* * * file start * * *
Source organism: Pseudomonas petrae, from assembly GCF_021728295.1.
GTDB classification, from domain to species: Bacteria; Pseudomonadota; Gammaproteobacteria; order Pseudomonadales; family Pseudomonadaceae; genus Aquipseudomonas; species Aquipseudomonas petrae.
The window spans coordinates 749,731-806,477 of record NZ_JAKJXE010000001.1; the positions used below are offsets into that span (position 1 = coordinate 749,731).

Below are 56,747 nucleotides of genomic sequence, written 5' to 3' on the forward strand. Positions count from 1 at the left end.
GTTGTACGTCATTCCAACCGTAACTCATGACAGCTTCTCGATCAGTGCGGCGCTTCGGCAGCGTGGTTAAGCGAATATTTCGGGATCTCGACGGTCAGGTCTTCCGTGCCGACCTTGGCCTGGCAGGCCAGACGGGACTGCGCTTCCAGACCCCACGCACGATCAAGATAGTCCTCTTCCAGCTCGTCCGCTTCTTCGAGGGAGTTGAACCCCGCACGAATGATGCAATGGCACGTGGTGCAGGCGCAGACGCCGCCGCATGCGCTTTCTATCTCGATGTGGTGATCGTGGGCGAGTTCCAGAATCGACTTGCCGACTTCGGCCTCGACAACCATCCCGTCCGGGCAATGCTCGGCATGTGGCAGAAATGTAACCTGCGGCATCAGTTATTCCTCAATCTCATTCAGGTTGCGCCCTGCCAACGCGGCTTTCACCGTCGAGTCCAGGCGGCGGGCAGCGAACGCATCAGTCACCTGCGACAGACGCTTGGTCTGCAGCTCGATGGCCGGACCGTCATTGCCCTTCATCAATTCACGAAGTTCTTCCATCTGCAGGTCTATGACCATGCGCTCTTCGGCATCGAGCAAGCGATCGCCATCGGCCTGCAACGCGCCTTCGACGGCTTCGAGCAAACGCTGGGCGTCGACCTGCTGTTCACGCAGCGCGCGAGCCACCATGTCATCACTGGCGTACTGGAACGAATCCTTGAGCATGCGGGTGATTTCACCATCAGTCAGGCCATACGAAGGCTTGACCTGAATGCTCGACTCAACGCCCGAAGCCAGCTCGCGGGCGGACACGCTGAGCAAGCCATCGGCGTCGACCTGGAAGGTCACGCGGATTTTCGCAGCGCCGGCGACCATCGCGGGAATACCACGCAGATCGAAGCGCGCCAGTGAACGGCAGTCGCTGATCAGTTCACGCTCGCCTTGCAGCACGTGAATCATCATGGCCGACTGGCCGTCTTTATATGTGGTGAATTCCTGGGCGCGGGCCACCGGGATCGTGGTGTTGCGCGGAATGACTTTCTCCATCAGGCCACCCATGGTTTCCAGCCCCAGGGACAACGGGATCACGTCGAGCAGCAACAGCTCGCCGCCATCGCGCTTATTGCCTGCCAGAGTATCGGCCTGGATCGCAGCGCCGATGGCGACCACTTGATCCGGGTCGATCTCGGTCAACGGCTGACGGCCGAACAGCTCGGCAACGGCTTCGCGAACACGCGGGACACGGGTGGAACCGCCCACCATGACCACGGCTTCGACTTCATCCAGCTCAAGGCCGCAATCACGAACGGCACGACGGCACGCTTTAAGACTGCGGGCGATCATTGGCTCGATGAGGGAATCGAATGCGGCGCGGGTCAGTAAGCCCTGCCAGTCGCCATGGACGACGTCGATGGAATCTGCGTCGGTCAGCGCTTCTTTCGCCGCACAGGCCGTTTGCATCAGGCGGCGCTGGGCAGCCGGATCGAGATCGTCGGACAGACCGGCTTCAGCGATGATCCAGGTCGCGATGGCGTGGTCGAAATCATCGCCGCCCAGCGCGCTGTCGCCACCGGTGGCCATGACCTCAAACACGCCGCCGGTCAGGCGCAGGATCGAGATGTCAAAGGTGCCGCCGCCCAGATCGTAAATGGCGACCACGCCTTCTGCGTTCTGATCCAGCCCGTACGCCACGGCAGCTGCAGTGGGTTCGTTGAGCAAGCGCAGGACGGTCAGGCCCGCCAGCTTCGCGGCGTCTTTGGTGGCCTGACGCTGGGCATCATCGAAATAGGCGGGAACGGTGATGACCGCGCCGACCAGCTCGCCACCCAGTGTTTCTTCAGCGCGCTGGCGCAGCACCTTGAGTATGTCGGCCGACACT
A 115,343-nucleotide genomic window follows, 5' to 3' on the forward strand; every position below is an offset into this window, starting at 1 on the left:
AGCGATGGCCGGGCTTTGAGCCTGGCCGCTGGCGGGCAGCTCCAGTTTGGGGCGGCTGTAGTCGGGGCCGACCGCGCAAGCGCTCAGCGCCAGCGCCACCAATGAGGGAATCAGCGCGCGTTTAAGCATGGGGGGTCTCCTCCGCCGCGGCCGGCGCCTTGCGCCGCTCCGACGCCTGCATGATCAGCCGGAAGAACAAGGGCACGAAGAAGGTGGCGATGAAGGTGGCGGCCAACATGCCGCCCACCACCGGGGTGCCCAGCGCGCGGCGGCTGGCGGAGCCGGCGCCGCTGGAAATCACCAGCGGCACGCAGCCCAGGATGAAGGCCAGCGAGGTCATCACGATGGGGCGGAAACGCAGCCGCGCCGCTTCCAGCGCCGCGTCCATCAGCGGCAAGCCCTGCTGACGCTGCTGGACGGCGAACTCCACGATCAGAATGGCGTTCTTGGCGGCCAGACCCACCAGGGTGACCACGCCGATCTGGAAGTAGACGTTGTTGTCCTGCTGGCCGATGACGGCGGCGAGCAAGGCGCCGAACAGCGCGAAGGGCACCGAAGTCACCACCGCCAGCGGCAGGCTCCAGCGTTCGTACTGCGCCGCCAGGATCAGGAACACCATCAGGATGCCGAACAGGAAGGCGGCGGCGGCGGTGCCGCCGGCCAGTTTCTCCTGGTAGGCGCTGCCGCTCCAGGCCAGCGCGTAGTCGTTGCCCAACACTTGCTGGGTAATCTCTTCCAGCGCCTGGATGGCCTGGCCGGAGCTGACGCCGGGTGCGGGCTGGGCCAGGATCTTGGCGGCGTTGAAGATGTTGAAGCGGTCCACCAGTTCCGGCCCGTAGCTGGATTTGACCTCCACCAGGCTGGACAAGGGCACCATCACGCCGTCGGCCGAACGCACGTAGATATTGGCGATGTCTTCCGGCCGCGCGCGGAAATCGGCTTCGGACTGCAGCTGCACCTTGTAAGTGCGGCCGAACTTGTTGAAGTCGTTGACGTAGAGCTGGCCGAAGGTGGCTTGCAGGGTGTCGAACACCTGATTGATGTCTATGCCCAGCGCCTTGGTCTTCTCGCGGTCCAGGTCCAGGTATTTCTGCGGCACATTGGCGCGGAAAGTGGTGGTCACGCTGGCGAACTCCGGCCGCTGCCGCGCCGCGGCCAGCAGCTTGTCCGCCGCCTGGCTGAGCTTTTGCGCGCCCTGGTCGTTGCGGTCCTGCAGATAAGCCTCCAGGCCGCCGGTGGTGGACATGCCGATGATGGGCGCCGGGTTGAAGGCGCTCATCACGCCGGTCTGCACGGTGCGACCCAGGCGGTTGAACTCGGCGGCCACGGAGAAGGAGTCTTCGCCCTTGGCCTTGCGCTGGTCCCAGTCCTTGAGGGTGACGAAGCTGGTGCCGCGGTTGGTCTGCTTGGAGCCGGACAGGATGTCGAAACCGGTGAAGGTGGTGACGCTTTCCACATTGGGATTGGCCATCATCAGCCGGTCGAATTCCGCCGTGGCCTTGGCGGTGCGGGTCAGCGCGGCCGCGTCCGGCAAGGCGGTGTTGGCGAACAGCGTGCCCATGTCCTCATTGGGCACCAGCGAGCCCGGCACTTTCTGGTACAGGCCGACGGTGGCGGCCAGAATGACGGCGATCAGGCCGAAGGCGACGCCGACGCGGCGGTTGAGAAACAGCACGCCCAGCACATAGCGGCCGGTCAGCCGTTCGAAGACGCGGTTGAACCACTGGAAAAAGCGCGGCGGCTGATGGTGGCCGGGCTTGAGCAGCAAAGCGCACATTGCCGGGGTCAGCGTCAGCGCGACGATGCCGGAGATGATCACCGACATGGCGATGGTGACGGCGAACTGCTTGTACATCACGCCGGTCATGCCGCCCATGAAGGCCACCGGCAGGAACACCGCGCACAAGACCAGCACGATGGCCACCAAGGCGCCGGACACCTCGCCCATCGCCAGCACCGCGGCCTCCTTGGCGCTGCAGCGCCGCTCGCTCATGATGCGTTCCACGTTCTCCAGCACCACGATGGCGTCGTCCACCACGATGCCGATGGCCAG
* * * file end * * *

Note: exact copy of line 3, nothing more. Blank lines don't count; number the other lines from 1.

The window spans coordinates 749,731-806,477 of record NZ_JAKJXE010000001.1; the positions used below are offsets into that span (position 1 = coordinate 749,731).